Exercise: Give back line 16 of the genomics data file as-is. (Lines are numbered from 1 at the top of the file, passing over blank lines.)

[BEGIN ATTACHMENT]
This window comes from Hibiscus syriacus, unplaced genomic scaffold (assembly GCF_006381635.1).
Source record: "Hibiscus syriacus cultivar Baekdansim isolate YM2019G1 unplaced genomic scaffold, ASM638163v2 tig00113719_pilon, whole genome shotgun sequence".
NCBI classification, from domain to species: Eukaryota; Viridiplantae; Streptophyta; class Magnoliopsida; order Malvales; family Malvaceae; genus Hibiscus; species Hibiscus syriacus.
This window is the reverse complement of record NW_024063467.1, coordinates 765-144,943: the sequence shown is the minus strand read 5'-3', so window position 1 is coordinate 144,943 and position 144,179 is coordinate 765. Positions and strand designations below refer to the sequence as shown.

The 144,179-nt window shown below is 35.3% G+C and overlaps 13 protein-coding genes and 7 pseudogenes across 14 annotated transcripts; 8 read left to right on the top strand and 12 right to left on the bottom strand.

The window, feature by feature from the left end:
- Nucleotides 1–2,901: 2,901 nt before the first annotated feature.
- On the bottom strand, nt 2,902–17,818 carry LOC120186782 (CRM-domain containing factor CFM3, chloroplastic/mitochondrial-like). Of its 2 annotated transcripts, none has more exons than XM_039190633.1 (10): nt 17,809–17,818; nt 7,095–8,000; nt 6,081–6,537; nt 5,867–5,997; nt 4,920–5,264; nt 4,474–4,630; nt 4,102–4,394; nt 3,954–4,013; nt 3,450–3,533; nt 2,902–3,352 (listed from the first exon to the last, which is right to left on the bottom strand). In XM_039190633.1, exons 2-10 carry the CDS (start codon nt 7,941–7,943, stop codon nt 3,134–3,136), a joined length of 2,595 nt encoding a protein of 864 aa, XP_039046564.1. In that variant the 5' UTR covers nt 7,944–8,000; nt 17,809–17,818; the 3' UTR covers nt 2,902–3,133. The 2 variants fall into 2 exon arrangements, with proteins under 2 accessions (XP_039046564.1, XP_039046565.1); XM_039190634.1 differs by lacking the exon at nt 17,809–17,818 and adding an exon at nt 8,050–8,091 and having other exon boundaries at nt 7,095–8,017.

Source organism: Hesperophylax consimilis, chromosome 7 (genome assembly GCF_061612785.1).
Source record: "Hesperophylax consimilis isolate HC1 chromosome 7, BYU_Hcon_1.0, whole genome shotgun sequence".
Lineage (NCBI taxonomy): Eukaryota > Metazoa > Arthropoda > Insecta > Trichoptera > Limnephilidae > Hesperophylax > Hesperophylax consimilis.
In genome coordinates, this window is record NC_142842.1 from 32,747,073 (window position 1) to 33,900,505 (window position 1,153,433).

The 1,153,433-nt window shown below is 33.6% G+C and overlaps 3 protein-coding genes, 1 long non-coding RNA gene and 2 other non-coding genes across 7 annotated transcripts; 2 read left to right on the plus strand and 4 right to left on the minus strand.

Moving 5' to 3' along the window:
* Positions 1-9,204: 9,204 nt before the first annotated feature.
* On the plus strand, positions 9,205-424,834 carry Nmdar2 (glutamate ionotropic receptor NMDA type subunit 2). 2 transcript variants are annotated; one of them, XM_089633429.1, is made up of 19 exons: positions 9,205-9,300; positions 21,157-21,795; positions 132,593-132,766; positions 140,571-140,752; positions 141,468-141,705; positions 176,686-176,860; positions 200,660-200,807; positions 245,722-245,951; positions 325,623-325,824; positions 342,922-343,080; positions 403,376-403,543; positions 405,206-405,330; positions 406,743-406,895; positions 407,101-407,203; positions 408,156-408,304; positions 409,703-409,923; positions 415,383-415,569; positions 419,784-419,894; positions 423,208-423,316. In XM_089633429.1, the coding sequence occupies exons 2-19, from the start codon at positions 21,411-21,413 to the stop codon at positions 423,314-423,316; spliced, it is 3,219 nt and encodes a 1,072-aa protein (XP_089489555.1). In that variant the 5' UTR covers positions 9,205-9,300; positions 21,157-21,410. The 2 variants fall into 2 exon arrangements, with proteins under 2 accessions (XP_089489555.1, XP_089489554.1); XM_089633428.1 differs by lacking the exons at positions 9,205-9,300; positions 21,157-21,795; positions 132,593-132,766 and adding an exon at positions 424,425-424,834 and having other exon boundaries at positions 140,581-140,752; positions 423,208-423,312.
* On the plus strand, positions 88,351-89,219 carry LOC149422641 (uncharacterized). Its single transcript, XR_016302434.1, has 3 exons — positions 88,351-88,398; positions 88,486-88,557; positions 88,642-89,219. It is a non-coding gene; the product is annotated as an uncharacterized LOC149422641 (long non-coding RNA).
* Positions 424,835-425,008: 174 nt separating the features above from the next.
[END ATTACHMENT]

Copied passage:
* On the plus strand, positions 9,205-424,834 carry Nmdar2 (glutamate ionotropic receptor NMDA type subunit 2). 2 transcript variants are annotated; one of them, XM_089633429.1, is made up of 19 exons: positions 9,205-9,300; positions 21,157-21,795; positions 132,593-132,766; positions 140,571-140,752; positions 141,468-141,705; positions 176,686-176,860; positions 200,660-200,807; positions 245,722-245,951; positions 325,623-325,824; positions 342,922-343,080; positions 403,376-403,543; positions 405,206-405,330; positions 406,743-406,895; positions 407,101-407,203; positions 408,156-408,304; positions 409,703-409,923; positions 415,383-415,569; positions 419,784-419,894; positions 423,208-423,316. In XM_089633429.1, the coding sequence occupies exons 2-19, from the start codon at positions 21,411-21,413 to the stop codon at positions 423,314-423,316; spliced, it is 3,219 nt and encodes a 1,072-aa protein (XP_089489555.1). In that variant the 5' UTR covers positions 9,205-9,300; positions 21,157-21,410. The 2 variants fall into 2 exon arrangements, with proteins under 2 accessions (XP_089489555.1, XP_089489554.1); XM_089633428.1 differs by lacking the exons at positions 9,205-9,300; positions 21,157-21,795; positions 132,593-132,766 and adding an exon at positions 424,425-424,834 and having other exon boundaries at positions 140,581-140,752; positions 423,208-423,312.